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Irony Alert!: This blog may be a tad contrary.

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February 01, 2008


Jonathan Shaw

Yes, I've tried too. In the late 80s in Massachusetts, I was asked to explain the Castanets T-Shirt I was wearing, which featured the text, "Dags with Heart". (The Castanets were a Newcastle-derived band that included at various stages Mikey Robins, The Sandman, Shirley Purvis: they developed from an earlier group The Musical Flags (Dance Between Them), which would have been just as hard to explain.) I tried to liken dags to nerds as well. I don't think I had a lot of success, but we had an interesting conversation about nerds as moral heroes. This was some years before nerds became cool, even before The Revenge of the Nerds.

Coy Lurker

Sounds like a nice NY itinerary to me -- I'm envious.
Re: dag. I've also tried to explain the term in the US. It's hard to find an equivalent that isn't more pejorative, and which suggests the dag's potential fond acceptance in different social groups. To me the term nerd has too much of a connotation of a Harry high-pants ostracised in the corner of the playground with others of his/her kind. I would imagine Yiddish must have a term that comes close, though "nebbish" seems too much like "nerd" and a "schlemiel" is probably more of a loser...?

Pavlov's Cat

Great post. I particularly enjoyed the phrase 'refreshingly, nobody dies'.

Your disquisition on dags reminds me of the lovely moment in a Helen Garner essay (can't remember which, alas) where one of her sisters (I think) is wearing what the family has traditionally referred to as 'old duck sandals' and one sister says to another 'They're so daggy they're almost CLEVER.'


I went to talent night at the Apollo too - and 'daggy' is a pretty good word for all the contestants. Japanese tour groups must be a fixture.

Francis Xavier Holden

aah the 50s beatnik look in Melbourne. Black Sloppy Joe Jumper over black leggings. Cleverly updated to the late 90s with blunnies.

Still a favoured look coming in from the hills down around Apollo Bay in winter or Daylesford/Castlemaine anytime. Usually teamed with a perennial drum rollie and a fetching old footy beanie. Blunnies often swapped for rubber boots.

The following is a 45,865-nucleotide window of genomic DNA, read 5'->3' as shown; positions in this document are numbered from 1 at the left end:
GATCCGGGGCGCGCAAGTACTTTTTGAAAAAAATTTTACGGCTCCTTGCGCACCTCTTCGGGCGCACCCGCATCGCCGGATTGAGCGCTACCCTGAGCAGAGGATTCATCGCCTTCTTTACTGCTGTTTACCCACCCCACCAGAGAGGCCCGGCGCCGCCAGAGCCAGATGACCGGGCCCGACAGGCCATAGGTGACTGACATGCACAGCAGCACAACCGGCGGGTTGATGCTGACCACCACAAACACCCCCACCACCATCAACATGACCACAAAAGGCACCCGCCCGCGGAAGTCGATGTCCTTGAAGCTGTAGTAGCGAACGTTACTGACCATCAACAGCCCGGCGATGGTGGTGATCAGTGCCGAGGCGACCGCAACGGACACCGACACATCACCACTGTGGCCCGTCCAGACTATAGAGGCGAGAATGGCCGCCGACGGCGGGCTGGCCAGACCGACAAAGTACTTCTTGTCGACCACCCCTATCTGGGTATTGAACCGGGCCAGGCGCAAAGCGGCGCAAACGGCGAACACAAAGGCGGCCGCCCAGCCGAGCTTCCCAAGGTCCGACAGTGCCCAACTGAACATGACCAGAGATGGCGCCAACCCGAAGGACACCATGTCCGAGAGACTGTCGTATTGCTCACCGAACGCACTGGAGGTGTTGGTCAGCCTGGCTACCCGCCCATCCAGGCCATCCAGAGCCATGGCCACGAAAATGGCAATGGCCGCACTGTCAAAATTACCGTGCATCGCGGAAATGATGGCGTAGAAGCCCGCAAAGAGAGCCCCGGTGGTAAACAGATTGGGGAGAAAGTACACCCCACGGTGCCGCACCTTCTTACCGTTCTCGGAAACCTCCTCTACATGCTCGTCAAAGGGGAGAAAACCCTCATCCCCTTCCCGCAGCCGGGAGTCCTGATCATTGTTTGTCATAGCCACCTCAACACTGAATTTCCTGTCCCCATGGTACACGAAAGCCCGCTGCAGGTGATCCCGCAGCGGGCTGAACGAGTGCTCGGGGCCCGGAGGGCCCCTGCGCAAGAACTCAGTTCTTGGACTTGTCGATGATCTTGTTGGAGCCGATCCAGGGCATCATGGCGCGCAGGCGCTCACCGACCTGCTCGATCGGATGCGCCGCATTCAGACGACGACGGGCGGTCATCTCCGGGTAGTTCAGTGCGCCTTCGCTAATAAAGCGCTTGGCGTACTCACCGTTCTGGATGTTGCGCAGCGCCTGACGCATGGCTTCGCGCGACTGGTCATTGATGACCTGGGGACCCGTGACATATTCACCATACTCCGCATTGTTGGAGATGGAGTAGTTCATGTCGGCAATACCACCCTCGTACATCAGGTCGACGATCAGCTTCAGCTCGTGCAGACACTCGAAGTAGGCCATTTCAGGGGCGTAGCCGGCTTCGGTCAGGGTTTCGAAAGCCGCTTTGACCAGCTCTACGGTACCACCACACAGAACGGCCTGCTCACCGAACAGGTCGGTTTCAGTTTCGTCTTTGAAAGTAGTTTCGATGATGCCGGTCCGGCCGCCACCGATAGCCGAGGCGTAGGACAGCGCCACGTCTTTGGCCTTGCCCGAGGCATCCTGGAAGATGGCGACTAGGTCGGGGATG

Francis Xavier Holden

Sorry. I do know RMs aren't blunnies. RMs would signify discreetly academic /writer to those in the know. Squatter to others.

Or Prime Minister


I saw Four Months etc at the Brisbane Film Festival and like you didn't know it was about abortion beforehand. I went with a couple of friends and none of us could just go home afterwards, we needed to do something life affirming, even if that was just hanging out and drinking wine. As you say, a really effective film.


"Shy Japanese girl doing impromptu rap with backflips"?
Methinks the shyness is a clever front for a wildly exhibitionist nature.
What an exotic life you lead.


Re: dags: part of the problem seems to be that it's an uber-set of social otherness which can encompass other subsets like nerd, dork, prat, etc, without being reduceable to any one of them. And none of these terms quite convey the sense of laconic affection that CL notes.

When I was in England, I used to use 'prat' instead of dag and 'naff' instead of daggy, but neither of these are quite right ('prat' has more the connotation of 'pill'). The English are, however, somewhat more familiar with the word 'dag' because of their enthusiastic Aussie soap watching.

FXH -- I don't think the Melbourne 50s beatniks would have had lurid fluoro stripes down the sides of their leggings. If I wore a pair of jodphurs, maybe I could blend in at Apollo Bay with some of the latte matrons. I used to dress like this in my impoverished student days *with* Blunnies.

Mikhela -- it often seems fairly humdrum to me.

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